A mobile population isn't all bad news

3rd February 2012 at 00:00

The sudden arrival of immigrant pupils can have a silver lining for schools. A primary head in the east of England once told me that she had started nudging her local authority to send her any Polish children who moved to the area. Her school was predicted to miss its maths test targets, she explained, so she reckoned her best hope might be the last- minute addition of a few highly numerate Polish boys.

In most cases, however, an influx of new pupils is a problem. High pupil turnover presents challenges for teachers. And the work staff do to help those children catch up and settle in frequently goes unrecognised. There may be a comment about pupils' high levels of mobility buried in a school's Ofsted report, but it is tricky for teachers to raise the matter in their defence when league tables are published or politicians attack low-performing schools.

If even a small proportion of pupils fail to meet a test target, schools can be publicly lambasted for failing to give all their students a proper education. Yet the pupils who fail may have only spent a brief period of time at that school. Conversely, all the work that same school does to help another pupil become an academic star goes uncounted if the child's family moves in their final year.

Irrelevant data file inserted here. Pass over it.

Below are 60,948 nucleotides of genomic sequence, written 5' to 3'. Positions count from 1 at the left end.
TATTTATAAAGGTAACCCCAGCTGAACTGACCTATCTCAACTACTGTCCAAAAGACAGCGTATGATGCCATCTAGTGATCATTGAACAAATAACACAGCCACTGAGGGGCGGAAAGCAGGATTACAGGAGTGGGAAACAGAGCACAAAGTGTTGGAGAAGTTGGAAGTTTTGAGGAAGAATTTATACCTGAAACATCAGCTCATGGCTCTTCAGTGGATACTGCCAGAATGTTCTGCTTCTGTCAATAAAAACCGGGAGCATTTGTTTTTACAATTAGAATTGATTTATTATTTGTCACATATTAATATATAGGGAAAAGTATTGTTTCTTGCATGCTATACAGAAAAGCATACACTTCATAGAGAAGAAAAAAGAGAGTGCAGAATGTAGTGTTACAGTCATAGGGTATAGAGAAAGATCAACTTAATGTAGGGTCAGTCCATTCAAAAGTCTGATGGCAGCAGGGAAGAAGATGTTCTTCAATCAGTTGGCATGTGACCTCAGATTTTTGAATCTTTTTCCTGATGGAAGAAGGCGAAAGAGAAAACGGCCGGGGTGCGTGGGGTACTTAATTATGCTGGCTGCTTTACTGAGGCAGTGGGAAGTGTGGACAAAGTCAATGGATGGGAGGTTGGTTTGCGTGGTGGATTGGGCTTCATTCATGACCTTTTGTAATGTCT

Teachers in areas with high levels of recently arrived immigrants face the most obvious challenges - and have the added difficulty that their new pupils may speak little English. But it would be a mistake to see high pupil mobility just as an immigration issue. Many schools affected by it have students who move for other reasons, whether it is because their families are being shifted between temporary housing, or are members of the armed forces or the travelling community.

Luckily, the schools with the greatest experience of this challenge have not responded by grumbling. Instead, they have developed their own successful techniques to ensure that new pupils settle in fast. By following their lead, more schools may grow to regard new arrivals as less of a hindrance. But whether it is right to start talent-scouting different nationalities to boost test scores is another matter altogether.

Michael Shaw is editor of TESpro @mrmichaelshaw

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